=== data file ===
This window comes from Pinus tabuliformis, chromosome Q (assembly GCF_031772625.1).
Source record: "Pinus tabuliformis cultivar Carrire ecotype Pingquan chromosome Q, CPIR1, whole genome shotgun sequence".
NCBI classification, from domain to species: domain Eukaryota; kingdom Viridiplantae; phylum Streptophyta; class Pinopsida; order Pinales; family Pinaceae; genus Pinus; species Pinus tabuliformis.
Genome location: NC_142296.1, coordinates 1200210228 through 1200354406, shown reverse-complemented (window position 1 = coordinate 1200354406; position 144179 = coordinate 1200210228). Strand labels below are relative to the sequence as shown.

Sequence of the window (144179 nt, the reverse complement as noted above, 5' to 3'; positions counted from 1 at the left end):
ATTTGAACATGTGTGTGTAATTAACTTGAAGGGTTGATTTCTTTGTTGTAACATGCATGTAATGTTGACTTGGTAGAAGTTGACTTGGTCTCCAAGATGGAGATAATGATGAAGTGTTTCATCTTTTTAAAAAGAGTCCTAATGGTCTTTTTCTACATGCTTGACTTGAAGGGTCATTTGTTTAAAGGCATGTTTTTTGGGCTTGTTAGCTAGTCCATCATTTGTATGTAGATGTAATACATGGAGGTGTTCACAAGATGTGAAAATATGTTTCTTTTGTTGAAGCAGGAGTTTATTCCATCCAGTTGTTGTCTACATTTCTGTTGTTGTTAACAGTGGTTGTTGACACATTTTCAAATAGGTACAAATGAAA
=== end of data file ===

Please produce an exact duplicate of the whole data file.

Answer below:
This window comes from Pinus tabuliformis, chromosome Q (assembly GCF_031772625.1).
Source record: "Pinus tabuliformis cultivar Carrire ecotype Pingquan chromosome Q, CPIR1, whole genome shotgun sequence".
NCBI classification, from domain to species: domain Eukaryota; kingdom Viridiplantae; phylum Streptophyta; class Pinopsida; order Pinales; family Pinaceae; genus Pinus; species Pinus tabuliformis.
Genome location: NC_142296.1, coordinates 1200210228 through 1200354406, shown reverse-complemented (window position 1 = coordinate 1200354406; position 144179 = coordinate 1200210228). Strand labels below are relative to the sequence as shown.

Sequence of the window (144179 nt, the reverse complement as noted above, 5' to 3'; positions counted from 1 at the left end):
ATTTGAACATGTGTGTGTAATTAACTTGAAGGGTTGATTTCTTTGTTGTAACATGCATGTAATGTTGACTTGGTAGAAGTTGACTTGGTCTCCAAGATGGAGATAATGATGAAGTGTTTCATCTTTTTAAAAAGAGTCCTAATGGTCTTTTTCTACATGCTTGACTTGAAGGGTCATTTGTTTAAAGGCATGTTTTTTGGGCTTGTTAGCTAGTCCATCATTTGTATGTAGATGTAATACATGGAGGTGTTCACAAGATGTGAAAATATGTTTCTTTTGTTGAAGCAGGAGTTTATTCCATCCAGTTGTTGTCTACATTTCTGTTGTTGTTAACAGTGGTTGTTGACACATTTTCAAATAGGTACAAATGAAA